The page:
100 Leaked Body-Scan Images
Leaked Body-Scans Prove Images Are Stored
Gizmodo has leaked 100 body-scan images taken with the Gen 2 millimeter-wave scanner. Supposedly these images are not saved, but obviously they were saved, because we're looking at them right now. Also, this is not the first time that federal body-scanner operators have been caught with images that they should not have.
- John Tyner Refuses TSA Body Scanner, Patdown, Faces Fine
- Janet Napolitano,Body Scanners Safe- Critics:Big Sis Caught Lying
- Meg McLain Ft. Lauderdale Body Scanner Incident, Audio Interview
- Shahrukh Khan Naked Body Scan Scandal: BAA Says Not True
- List of US Airports with Full-Body Scanners
Gizmodo filed an FOIA request to force US marshalls to give up the images they had improperly stored. If you think that leaking 100 body-scan images is irresposible, consider that the Orlando courthouse saved more than 35,000 of these images.
So, when the TSA says something like:
Advanced imaging technology cannot store, print, transmit or save the image, and the image is automatically deleted from the system after it is cleared by the remotely located security officer. Officers evaluating images are not permitted to take cameras, cell phones or photo-enabled devices into the resolution room.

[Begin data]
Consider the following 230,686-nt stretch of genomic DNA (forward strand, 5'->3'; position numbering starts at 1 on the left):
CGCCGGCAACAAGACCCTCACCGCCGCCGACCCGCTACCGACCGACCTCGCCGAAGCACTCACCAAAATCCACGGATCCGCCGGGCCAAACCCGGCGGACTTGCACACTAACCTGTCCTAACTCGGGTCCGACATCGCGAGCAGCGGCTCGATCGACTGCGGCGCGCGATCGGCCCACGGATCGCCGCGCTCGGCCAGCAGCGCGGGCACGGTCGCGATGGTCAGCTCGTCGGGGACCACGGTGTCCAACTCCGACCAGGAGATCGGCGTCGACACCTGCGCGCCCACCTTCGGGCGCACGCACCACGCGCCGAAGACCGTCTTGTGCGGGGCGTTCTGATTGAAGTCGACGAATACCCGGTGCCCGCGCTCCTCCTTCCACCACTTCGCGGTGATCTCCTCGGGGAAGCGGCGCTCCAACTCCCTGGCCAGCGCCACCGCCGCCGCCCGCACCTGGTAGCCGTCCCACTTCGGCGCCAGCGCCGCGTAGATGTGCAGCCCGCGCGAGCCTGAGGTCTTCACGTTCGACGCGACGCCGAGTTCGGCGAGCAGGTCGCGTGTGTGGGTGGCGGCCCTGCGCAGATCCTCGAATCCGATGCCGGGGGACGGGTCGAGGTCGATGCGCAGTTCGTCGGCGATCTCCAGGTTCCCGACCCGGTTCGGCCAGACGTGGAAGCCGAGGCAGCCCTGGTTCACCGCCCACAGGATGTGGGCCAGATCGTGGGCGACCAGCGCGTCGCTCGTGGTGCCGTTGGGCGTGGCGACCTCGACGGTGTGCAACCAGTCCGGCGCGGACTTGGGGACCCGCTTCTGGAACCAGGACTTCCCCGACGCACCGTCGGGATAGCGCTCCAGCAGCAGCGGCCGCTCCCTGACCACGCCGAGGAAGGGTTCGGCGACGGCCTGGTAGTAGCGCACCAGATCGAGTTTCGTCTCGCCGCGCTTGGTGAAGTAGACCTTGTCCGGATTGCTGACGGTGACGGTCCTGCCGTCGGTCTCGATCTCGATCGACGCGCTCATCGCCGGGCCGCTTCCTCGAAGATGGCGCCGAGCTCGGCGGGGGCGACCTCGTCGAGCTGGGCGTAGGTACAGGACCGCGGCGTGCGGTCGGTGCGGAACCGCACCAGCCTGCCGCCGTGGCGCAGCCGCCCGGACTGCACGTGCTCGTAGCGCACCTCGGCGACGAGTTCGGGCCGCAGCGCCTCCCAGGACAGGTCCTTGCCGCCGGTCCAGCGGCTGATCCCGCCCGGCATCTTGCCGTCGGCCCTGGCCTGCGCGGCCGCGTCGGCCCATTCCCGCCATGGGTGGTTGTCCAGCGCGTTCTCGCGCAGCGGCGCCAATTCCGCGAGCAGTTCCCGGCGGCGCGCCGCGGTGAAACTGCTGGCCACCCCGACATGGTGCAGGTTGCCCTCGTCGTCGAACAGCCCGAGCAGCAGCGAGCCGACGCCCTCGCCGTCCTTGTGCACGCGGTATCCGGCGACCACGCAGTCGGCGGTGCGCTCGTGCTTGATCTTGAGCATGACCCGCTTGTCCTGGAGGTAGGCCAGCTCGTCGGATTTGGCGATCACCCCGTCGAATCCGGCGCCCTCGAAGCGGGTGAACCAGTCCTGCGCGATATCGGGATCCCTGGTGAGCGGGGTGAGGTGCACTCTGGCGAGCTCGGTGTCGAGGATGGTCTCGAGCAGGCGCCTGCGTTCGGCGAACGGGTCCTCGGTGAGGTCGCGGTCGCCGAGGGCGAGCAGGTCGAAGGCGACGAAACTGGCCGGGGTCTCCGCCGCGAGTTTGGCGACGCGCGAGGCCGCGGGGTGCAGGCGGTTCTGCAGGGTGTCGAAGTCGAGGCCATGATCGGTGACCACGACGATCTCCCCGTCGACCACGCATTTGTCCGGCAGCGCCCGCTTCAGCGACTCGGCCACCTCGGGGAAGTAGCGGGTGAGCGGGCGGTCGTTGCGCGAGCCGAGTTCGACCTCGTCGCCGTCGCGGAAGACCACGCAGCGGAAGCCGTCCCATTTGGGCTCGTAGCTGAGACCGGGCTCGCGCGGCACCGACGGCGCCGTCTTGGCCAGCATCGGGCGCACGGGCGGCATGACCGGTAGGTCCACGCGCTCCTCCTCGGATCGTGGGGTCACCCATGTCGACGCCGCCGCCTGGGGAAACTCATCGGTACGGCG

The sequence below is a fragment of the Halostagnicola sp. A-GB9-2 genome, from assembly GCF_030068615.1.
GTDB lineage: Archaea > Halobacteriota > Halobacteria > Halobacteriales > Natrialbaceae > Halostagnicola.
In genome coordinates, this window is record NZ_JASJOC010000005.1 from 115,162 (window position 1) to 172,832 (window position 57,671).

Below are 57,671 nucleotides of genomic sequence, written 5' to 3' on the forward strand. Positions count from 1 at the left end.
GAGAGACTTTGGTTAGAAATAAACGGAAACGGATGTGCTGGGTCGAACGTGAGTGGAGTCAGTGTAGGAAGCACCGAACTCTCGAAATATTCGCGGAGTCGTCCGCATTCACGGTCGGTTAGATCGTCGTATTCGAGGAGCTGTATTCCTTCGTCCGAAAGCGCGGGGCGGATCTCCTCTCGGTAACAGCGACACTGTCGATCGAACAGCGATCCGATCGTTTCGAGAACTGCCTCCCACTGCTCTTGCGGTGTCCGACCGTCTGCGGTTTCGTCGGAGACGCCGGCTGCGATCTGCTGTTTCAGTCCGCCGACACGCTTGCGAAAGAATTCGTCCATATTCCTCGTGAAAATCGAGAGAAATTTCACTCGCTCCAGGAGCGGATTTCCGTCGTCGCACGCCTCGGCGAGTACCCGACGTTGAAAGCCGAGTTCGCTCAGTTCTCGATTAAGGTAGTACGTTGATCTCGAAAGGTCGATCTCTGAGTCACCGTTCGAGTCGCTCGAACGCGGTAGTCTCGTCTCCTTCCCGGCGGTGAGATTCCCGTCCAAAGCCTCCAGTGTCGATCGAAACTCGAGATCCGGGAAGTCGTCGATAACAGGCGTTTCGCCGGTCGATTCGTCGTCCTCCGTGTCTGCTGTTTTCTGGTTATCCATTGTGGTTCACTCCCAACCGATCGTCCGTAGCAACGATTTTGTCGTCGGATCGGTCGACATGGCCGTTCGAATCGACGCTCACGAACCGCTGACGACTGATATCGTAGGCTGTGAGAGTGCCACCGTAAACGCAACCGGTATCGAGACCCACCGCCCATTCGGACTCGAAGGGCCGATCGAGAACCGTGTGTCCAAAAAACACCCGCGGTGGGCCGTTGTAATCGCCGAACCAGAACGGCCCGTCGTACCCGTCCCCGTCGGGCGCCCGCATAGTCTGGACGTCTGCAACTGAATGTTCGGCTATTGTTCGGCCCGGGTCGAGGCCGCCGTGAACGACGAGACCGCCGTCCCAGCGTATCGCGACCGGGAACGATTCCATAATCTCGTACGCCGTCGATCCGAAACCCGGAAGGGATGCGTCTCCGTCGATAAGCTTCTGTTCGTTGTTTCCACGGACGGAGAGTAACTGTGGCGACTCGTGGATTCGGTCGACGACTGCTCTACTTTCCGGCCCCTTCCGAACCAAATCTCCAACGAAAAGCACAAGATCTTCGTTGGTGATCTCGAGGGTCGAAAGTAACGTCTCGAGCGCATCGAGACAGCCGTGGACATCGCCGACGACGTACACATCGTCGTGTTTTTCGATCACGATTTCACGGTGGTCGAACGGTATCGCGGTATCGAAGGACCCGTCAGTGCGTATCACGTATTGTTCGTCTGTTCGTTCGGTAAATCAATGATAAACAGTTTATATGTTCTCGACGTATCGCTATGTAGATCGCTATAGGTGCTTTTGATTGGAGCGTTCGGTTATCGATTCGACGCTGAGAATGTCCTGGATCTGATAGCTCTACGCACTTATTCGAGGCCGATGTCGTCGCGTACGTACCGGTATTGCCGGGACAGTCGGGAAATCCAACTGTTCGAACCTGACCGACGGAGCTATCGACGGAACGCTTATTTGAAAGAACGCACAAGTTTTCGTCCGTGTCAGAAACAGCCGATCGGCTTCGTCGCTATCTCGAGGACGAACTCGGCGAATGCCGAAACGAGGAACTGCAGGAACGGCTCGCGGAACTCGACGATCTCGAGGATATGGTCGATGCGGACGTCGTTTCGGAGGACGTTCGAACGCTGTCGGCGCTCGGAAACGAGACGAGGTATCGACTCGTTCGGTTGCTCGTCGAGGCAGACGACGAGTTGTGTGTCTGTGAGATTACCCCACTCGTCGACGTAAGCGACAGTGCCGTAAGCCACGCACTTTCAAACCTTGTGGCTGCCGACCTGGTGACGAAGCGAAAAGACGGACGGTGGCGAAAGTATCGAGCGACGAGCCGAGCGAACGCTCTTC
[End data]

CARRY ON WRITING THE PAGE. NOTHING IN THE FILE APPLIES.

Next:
... we can reply, without hyperbole, that the TSA is not being honest with us. Whether the scanner in question is backscatter or millimeter-wave, the output of those scans are put into the hands of who are basically mall cops, and the proof is all too clear: stated policy and actual behavior are two very different things.
Are you supposed to feel better that the person saving a x-ray photo of you is not in the same room? How is that supposed to make a difference when the action is the same?
According to the TSA—and of course other agencies—images from the scanners are "automatically deleted from the system after it is cleared by the remotely located security officer." Whatever the stated policy, it's clear that it is trivial for operators to save images and remove them for distribution if they choose not to follow guidelines or that other employees could remove images that are inappropriately if accidentally stored.
We also have to call BS on "accidentally stored" if the ostensible default is non-storage.
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Philadelphia, Pennsylvania, United States